I was lucky enough to have conversations with authors such as Richard Ford, Lucy Treloar and Kate Grenville from the comfort of my living room, but with an audience of hundreds in virtual attendance.
And the chances are that writers will have been inspired to create some great new work by events of the past 12 months – we’ll just have to wait a while before we find out.
It’s been a stellar year for Wiradjuri writer Tara June Winch, who yesterday added the PM’s Literary Award for fiction to her Miles Franklin and NSW Premier’s awards for The Yield, her novel about language, identity and belonging.
If you were unfortunate enough to live in Melbourne and had to endure a second lockdown, the significant easing of restrictions has come at just the right time. One thing you might want to do is reacquaint yourself with your city through one of the many books that have it at their heart.
Meanwhile, as we move into the holiday period and prime reading time it’s the perfect opportunity to look back at the books that delighted us while we negotiated tricky times.
The Booklist will be sent every Friday night and includes reviews, writing tips from authors, and a ‘What I’m reading section’.
We’d love to hear what you’re reading. Tell us in 75-100 words and send us a photo of the pile of books currently sitting on your bedside table or office desk to email@example.com or firstname.lastname@example.org
This week, we asked Fiona Stager of Brisbane’s Avid Reader for her current recommendations. Here’s what she said.
“I’ve just finished Jonathan Coe’s wonderful novel, Mr Wilder and Me. He has done a good job because he’s interviewed Wilder’s friends and family and quotes from Billy Wilder’s memoirs. It’s interesting because what he’s putting to the reader is – what happens when what you have to give, nobody wants anymore?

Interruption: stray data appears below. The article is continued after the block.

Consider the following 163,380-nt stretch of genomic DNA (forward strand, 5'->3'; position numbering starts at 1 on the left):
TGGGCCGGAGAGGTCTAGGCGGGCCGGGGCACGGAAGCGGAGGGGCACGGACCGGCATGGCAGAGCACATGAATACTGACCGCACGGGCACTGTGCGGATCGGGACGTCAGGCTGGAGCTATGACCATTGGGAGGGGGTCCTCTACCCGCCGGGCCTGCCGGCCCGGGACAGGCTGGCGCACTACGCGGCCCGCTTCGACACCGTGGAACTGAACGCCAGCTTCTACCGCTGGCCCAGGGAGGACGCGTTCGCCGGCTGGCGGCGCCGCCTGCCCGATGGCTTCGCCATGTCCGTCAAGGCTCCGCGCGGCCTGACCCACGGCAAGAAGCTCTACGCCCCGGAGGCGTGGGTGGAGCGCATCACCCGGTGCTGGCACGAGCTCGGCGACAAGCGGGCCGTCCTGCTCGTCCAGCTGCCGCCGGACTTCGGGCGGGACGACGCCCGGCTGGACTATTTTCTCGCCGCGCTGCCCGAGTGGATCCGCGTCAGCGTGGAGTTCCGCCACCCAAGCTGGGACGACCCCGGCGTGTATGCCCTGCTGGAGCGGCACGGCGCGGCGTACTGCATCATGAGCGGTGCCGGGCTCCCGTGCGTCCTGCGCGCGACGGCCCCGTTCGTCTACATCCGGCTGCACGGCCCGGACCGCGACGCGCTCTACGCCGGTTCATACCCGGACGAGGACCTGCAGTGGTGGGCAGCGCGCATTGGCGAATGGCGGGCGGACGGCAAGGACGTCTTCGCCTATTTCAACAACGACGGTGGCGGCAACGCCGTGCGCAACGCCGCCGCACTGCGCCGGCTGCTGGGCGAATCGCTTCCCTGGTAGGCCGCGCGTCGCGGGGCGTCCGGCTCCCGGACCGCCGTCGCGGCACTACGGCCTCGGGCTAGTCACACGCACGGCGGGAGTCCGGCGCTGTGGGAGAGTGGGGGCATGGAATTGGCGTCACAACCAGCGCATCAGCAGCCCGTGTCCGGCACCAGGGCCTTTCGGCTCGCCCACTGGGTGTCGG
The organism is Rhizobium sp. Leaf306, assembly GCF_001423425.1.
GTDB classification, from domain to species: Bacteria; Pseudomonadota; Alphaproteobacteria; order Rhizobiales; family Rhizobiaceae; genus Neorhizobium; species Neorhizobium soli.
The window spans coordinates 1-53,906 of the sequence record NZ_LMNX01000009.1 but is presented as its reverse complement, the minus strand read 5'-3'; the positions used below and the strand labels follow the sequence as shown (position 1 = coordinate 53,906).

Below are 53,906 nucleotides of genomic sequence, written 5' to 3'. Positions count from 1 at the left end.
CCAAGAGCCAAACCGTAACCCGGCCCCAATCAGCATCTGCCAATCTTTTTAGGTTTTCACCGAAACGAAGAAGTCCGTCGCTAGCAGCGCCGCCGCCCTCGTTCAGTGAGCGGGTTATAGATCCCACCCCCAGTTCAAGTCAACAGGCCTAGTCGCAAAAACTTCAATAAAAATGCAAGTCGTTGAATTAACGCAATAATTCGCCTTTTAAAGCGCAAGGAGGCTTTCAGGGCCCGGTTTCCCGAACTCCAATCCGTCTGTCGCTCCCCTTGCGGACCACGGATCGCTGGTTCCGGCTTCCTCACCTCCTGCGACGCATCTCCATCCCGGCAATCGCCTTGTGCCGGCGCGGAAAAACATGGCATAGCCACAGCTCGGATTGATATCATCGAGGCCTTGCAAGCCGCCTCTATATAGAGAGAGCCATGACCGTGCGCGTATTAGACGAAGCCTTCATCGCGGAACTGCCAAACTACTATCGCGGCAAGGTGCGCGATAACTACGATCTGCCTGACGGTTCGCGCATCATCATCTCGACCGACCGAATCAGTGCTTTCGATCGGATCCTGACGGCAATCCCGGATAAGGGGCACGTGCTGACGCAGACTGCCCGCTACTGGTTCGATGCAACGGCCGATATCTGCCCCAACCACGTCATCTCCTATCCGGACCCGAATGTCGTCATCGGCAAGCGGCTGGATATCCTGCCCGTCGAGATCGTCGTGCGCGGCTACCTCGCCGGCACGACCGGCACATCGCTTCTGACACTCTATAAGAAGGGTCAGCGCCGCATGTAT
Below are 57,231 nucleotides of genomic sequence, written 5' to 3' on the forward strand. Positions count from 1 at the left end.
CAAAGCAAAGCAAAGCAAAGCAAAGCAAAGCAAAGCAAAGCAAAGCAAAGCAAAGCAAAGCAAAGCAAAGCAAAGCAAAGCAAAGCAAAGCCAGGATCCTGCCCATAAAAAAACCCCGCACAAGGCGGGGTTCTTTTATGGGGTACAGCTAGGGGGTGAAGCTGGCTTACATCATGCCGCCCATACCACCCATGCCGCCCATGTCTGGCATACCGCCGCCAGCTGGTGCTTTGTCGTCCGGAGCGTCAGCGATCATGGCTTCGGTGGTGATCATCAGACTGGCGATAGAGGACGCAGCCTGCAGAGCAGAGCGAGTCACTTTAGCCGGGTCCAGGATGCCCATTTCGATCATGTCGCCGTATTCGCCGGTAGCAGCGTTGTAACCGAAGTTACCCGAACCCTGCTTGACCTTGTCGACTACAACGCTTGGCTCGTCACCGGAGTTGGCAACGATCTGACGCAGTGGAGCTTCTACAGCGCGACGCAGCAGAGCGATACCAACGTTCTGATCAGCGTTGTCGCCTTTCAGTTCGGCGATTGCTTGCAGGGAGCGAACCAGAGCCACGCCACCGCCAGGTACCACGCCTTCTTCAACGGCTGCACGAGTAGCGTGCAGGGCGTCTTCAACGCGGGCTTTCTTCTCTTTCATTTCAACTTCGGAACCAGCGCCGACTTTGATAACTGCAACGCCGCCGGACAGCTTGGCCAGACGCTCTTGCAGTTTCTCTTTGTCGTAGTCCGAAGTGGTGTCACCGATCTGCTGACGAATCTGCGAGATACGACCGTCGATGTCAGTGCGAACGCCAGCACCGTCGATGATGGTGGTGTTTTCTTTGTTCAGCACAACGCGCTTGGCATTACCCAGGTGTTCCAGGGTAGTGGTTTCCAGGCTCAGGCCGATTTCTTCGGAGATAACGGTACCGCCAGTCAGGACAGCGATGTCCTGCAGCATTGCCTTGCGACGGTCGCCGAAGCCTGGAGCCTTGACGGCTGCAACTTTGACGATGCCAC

“The other one I’m halfway through is Unquiet by Linn Ullmann (the daughter of Ingmar Bergman and Liv Ullmann) and that also has a film director at its heart. It’s a combination of fiction, memoir – autofiction – and also a meditation on everything from grief right through. I am loving it.
“And I’m starting to look ahead. The one I am really excited about is the new one by Francis Spufford. I loved Golden Hill so much. I am also excited about new books from Susan Johnson and Anita Heiss.”
And for our regular section, ‘Writer’s Corner’, author of Life After Truth, Ceridwen Dovey, shared her writing rituals.
“Pre-COVID, I’d often write at a desk upstairs at Stanton Library in North Sydney, with a view of the treetops. I’d only make it there a couple times a week, but once there, I’d hardly get up from my chair for hours, surrendering to the flow,” she said.
“Now I write on my laptop on the couch in my apartment. I appreciate that the fertile chaos of family life has meant I stopped being precious about when/how I write a long time ago.
I never write to a word limit or a strict schedule or pattern. Routine isn’t really in my vocabulary: I just steal or snatch whatever time I can get. It means writing (fiction, in particular) still feels like a guilty pleasure to me.”
Make sure to get next week’s newsletter to find out the answer to our puzzle. We’ve shuffled the letters of a book’s title. Can you guess it? (Clue: we’ve kept the correct capital letters and number of words).
Jason Steger is Books Editor at The Age and The Sydney Morning Herald